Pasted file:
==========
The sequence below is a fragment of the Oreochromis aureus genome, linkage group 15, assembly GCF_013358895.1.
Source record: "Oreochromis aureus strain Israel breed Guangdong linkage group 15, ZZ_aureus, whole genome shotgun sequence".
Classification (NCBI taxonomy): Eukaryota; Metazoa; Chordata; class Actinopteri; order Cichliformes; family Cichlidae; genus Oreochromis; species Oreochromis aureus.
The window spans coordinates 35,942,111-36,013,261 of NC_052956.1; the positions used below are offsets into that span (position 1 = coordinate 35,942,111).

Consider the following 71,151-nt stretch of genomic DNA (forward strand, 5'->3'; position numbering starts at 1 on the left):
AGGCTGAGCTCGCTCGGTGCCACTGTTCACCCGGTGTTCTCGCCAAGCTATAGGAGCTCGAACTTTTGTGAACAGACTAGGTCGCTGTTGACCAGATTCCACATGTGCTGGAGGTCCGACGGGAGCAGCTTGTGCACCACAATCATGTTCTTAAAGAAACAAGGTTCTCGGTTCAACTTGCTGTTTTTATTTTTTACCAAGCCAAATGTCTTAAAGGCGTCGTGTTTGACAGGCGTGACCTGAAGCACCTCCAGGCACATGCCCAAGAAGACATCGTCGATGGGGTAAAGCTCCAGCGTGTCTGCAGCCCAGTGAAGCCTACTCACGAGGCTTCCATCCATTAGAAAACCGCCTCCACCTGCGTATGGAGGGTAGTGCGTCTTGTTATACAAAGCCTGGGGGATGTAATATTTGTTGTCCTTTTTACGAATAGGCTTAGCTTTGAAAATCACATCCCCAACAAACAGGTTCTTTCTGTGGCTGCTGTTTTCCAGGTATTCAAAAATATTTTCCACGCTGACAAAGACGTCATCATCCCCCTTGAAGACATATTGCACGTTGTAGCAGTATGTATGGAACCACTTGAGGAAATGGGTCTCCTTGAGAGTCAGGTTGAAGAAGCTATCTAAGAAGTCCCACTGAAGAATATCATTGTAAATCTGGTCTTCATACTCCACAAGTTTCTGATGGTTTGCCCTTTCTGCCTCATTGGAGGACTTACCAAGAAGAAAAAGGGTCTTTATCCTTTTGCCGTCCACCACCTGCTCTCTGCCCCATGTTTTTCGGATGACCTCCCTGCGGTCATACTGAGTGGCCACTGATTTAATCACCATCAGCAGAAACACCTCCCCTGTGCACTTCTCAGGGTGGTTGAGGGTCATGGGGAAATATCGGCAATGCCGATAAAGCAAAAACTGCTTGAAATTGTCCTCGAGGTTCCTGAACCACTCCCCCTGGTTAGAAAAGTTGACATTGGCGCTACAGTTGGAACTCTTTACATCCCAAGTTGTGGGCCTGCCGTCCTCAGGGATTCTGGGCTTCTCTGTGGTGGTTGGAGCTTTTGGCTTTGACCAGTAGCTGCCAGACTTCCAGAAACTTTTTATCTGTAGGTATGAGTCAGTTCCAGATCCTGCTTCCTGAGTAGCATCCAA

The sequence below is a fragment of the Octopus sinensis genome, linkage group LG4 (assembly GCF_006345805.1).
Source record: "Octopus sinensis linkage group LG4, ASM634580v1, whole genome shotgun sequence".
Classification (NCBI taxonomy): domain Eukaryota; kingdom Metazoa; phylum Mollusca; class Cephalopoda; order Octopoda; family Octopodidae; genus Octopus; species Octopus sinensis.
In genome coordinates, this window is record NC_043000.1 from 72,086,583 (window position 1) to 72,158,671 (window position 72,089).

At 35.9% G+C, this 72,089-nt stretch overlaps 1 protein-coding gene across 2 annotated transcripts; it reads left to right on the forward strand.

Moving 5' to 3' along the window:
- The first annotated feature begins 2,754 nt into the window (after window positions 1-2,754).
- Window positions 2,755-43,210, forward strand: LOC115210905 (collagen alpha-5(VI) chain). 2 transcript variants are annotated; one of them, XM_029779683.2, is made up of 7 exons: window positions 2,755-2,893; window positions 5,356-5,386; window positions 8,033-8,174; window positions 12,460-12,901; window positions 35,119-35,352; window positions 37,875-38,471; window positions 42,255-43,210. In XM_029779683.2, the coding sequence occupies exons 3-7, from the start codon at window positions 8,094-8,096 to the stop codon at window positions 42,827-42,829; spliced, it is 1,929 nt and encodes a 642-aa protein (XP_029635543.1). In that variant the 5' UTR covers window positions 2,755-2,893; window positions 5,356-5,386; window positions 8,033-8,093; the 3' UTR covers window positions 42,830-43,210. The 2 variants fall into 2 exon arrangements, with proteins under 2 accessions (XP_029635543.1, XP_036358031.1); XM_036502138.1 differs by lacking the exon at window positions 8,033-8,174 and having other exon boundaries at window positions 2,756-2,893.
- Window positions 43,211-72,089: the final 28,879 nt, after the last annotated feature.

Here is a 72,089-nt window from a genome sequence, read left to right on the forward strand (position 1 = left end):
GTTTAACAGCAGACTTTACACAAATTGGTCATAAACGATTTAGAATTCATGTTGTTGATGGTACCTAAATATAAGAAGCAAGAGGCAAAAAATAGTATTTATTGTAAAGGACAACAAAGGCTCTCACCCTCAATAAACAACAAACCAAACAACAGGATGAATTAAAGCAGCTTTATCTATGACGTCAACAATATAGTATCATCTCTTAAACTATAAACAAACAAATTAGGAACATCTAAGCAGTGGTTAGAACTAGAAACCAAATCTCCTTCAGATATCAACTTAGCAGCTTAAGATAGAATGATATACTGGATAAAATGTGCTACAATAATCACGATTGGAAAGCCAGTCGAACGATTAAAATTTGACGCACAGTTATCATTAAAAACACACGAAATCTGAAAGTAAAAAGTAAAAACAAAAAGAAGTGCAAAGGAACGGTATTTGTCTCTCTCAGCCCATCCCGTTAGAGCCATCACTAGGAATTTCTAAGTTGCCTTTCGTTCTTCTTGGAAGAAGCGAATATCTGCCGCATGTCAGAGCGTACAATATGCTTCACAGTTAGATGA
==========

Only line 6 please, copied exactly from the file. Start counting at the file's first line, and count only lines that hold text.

AGGCTGAGCTCGCTCGGTGCCACTGTTCACCCGGTGTTCTCGCCAAGCTATAGGAGCTCGAACTTTTGTGAACAGACTAGGTCGCTGTTGACCAGATTCCACATGTGCTGGAGGTCCGACGGGAGCAGCTTGTGCACCACAATCATGTTCTTAAAGAAACAAGGTTCTCGGTTCAACTTGCTGTTTTTATTTTTTACCAAGCCAAATGTCTTAAAGGCGTCGTGTTTGACAGGCGTGACCTGAAGCACCTCCAGGCACATGCCCAAGAAGACATCGTCGATGGGGTAAAGCTCCAGCGTGTCTGCAGCCCAGTGAAGCCTACTCACGAGGCTTCCATCCATTAGAAAACCGCCTCCACCTGCGTATGGAGGGTAGTGCGTCTTGTTATACAAAGCCTGGGGGATGTAATATTTGTTGTCCTTTTTACGAATAGGCTTAGCTTTGAAAATCACATCCCCAACAAACAGGTTCTTTCTGTGGCTGCTGTTTTCCAGGTATTCAAAAATATTTTCCACGCTGACAAAGACGTCATCATCCCCCTTGAAGACATATTGCACGTTGTAGCAGTATGTATGGAACCACTTGAGGAAATGGGTCTCCTTGAGAGTCAGGTTGAAGAAGCTATCTAAGAAGTCCCACTGAAGAATATCATTGTAAATCTGGTCTTCATACTCCACAAGTTTCTGATGGTTTGCCCTTTCTGCCTCATTGGAGGACTTACCAAGAAGAAAAAGGGTCTTTATCCTTTTGCCGTCCACCACCTGCTCTCTGCCCCATGTTTTTCGGATGACCTCCCTGCGGTCATACTGAGTGGCCACTGATTTAATCACCATCAGCAGAAACACCTCCCCTGTGCACTTCTCAGGGTGGTTGAGGGTCATGGGGAAATATCGGCAATGCCGATAAAGCAAAAACTGCTTGAAATTGTCCTCGAGGTTCCTGAACCACTCCCCCTGGTTAGAAAAGTTGACATTGGCGCTACAGTTGGAACTCTTTACATCCCAAGTTGTGGGCCTGCCGTCCTCAGGGATTCTGGGCTTCTCTGTGGTGGTTGGAGCTTTTGGCTTTGACCAGTAGCTGCCAGACTTCCAGAAACTTTTTATCTGTAGGTATGAGTCAGTTCCAGATCCTGCTTCCTGAGTAGCATCCAA